Dr. Niels Van Quaquebeke is Professor of Leadership and Organizational Behavior and Head of the Management Department at the KLU. He is recognised as one of the Top100 German speaking business scholars under 40 in the last two Handelsblatt rankings. A psychologist by trade, he pursued his PhD at the University of Hamburg and as a visiting scholar at various business schools around the globe. In 2008, he received the ERIM top talent post-doc fellowship at the Rotterdam School of Management of the Erasmus University where he later also taught as an Assistant Professor
In his research, Van Quaquebeke focuses on the issue of leadership. Among others, he explores the communicative basis of successful leadership, the importance of values in leadership, ways of leading ethically, and the function of interpersonal respect. As a researcher, he is currently involved in the Research Institute on Leadership and Operations in Humanitarian Aid (RILOHA), which seeks to enhance the effectiveness of humanitarian aid via psychological insights, and the Erasmus Centre for Leadership Studies, which seeks to generally understand the role of leadership as an asset in organizations.
Van Quaquebeke currently serves as Senior Associate Editor for The Leadership Quarterly (LQ) and on the editorial boards of Organizational Behavior and Human Decision Processes (OBHDP) and the Journal of Occupational and Organizational Psychology (JOOP). He was awarded repeated scholarships by Studienstiftung des deutschen Volkes (German National Academic Foundation) as well as an award by the German government for the innovative approach of the RespectResearchGroup which he headed for ten years. He received KLU’s best overall teaching award twice. His recent research on "respectful inquiry” as a leadership tool received the biennial innovation award by the IO chapter of the German Psychological Society (DGPs). His work has furthermore been sponsored with more than 200.000 Euro from varying funding organizations and is frequently mentioned in the public media.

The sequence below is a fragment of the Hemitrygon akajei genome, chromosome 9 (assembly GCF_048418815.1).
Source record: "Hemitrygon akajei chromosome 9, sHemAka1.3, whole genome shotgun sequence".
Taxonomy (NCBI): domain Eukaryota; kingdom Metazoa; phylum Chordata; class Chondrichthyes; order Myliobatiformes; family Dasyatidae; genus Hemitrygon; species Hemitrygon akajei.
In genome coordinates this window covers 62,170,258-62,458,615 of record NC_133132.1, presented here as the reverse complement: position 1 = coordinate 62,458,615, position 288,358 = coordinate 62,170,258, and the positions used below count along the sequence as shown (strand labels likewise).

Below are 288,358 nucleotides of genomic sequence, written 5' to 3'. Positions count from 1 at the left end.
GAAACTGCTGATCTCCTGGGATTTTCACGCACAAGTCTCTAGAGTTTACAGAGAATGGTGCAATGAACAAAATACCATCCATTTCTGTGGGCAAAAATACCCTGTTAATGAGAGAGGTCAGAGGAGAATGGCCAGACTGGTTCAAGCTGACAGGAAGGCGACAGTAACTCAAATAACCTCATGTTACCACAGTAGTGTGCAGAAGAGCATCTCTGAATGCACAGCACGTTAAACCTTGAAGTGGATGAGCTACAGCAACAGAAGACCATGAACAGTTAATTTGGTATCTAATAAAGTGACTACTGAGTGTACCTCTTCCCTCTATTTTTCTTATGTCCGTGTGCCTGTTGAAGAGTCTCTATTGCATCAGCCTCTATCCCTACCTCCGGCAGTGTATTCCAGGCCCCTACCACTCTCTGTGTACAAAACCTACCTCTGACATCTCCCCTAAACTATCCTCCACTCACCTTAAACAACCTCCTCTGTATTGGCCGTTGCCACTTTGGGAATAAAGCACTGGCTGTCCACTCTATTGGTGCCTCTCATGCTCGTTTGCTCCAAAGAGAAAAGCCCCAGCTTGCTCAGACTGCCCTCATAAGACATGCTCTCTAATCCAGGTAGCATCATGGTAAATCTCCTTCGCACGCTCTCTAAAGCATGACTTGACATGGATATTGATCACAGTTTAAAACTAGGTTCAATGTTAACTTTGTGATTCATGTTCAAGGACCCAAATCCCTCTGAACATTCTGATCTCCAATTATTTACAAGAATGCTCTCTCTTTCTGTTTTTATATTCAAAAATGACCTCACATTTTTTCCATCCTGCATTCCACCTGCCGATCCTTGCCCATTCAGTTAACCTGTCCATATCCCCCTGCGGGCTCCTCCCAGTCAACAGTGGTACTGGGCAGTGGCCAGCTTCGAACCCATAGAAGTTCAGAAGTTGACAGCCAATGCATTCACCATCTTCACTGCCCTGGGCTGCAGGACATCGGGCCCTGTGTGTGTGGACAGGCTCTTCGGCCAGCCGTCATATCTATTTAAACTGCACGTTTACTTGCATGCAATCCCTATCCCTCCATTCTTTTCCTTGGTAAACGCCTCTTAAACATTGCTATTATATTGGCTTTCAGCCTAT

Before turning academic, Van Quaquebeke has worked in various internal and external consultancy roles. Today he bridges the gap from science to practice with his spin-off re|spic|ere and as part of KLU executive education.
Wenzel, Ramon and Niels Van Quaquebeke (2018): The Double-Edged Sword of Big Data in organizational and management research: A Review of Opportunities and Risks, Organizational Research Methods, 21 (3): 548-591.